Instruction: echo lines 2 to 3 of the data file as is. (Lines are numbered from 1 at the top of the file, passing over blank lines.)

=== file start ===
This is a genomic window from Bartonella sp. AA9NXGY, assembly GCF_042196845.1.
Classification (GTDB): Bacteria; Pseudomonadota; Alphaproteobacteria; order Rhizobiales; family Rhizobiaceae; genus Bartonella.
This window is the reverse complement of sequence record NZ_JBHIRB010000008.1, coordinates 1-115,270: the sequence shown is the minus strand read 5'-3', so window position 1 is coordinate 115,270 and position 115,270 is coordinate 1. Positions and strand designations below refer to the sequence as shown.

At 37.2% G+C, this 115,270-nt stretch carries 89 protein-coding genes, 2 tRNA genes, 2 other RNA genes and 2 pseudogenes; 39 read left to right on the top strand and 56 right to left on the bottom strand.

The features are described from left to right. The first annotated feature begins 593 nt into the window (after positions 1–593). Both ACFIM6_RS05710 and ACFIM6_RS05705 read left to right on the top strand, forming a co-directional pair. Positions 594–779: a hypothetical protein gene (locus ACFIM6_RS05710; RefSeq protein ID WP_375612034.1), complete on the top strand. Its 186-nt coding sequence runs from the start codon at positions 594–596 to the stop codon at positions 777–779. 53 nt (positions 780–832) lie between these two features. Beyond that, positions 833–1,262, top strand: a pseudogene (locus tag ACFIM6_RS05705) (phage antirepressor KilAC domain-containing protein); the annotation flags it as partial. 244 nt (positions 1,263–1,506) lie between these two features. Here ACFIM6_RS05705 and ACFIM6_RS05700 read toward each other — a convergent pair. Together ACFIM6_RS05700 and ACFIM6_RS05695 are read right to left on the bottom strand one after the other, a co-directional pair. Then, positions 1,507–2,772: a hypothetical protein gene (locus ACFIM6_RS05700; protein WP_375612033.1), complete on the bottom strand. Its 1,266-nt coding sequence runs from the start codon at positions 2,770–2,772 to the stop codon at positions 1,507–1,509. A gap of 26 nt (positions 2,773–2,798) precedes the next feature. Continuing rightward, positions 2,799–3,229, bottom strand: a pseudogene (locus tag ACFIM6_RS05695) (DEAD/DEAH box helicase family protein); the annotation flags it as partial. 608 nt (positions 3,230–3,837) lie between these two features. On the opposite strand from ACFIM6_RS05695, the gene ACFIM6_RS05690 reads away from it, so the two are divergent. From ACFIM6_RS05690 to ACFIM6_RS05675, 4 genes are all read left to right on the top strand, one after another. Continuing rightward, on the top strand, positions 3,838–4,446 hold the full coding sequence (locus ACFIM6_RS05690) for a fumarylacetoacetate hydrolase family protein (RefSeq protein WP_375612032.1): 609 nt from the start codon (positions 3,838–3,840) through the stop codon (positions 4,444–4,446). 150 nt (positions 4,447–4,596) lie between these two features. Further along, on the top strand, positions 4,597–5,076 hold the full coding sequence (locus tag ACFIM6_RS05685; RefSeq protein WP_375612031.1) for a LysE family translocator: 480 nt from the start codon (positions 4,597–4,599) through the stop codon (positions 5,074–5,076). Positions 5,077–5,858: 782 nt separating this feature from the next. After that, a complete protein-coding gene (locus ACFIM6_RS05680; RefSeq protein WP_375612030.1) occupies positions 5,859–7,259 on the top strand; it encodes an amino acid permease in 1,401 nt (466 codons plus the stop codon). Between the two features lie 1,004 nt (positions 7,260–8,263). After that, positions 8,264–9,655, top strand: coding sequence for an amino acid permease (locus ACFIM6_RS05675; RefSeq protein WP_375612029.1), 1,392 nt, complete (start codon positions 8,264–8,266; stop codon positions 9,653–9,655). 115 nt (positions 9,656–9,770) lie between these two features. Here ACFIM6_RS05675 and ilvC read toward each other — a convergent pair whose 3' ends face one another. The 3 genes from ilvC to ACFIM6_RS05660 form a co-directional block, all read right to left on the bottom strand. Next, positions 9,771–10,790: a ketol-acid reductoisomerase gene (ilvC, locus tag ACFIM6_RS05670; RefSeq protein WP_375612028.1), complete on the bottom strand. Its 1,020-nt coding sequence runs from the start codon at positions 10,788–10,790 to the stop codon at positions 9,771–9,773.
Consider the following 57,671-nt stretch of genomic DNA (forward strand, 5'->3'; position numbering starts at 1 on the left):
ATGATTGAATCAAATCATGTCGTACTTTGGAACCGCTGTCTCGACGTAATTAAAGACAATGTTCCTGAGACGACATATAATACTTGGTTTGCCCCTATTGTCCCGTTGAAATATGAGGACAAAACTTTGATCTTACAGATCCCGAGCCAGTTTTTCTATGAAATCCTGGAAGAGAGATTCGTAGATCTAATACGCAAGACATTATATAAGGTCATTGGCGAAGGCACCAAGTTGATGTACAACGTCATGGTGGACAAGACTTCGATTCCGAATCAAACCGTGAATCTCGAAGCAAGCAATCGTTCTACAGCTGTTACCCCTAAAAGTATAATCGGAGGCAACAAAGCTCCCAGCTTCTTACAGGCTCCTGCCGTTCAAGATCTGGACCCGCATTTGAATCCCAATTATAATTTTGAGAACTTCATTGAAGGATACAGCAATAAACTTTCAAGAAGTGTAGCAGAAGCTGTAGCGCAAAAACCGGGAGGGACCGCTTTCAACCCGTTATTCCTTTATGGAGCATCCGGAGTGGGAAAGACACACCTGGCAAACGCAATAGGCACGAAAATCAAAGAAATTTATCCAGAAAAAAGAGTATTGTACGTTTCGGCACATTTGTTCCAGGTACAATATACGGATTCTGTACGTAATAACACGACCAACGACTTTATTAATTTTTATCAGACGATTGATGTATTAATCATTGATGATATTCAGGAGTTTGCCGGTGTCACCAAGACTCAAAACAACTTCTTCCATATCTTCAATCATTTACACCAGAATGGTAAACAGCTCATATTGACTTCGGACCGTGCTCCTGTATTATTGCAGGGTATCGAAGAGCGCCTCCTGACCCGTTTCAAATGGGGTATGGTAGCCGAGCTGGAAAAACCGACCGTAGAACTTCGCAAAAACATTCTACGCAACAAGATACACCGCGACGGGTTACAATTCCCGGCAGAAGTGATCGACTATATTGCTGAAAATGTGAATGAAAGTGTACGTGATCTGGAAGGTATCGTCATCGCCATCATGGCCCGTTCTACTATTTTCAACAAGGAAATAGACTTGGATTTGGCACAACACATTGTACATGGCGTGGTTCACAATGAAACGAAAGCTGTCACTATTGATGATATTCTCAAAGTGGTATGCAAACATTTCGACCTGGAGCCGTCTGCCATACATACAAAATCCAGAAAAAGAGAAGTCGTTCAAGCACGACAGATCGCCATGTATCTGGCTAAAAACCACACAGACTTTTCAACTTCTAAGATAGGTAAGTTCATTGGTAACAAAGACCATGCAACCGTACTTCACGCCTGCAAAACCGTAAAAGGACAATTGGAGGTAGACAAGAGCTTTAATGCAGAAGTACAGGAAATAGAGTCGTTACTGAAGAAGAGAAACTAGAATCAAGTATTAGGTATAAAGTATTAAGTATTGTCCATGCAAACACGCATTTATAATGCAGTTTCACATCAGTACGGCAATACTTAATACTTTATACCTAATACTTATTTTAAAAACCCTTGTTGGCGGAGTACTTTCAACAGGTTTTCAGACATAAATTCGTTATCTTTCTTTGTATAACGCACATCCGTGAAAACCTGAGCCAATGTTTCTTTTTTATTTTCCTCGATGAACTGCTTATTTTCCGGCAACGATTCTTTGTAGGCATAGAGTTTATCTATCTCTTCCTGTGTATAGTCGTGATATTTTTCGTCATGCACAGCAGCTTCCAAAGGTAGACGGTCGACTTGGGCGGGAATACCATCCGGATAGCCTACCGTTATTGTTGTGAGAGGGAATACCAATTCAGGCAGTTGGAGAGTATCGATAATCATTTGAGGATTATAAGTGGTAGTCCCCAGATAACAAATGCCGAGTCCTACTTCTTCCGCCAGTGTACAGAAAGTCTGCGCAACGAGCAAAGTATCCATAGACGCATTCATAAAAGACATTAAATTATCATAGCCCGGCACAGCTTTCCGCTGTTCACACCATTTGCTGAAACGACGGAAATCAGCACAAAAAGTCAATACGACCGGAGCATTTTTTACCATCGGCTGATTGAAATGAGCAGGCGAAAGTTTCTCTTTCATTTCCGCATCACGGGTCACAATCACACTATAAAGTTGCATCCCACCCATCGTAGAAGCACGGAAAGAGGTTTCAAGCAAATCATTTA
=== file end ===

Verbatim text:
Classification (GTDB): Bacteria; Pseudomonadota; Alphaproteobacteria; order Rhizobiales; family Rhizobiaceae; genus Bartonella.
This window is the reverse complement of sequence record NZ_JBHIRB010000008.1, coordinates 1-115,270: the sequence shown is the minus strand read 5'-3', so window position 1 is coordinate 115,270 and position 115,270 is coordinate 1. Positions and strand designations below refer to the sequence as shown.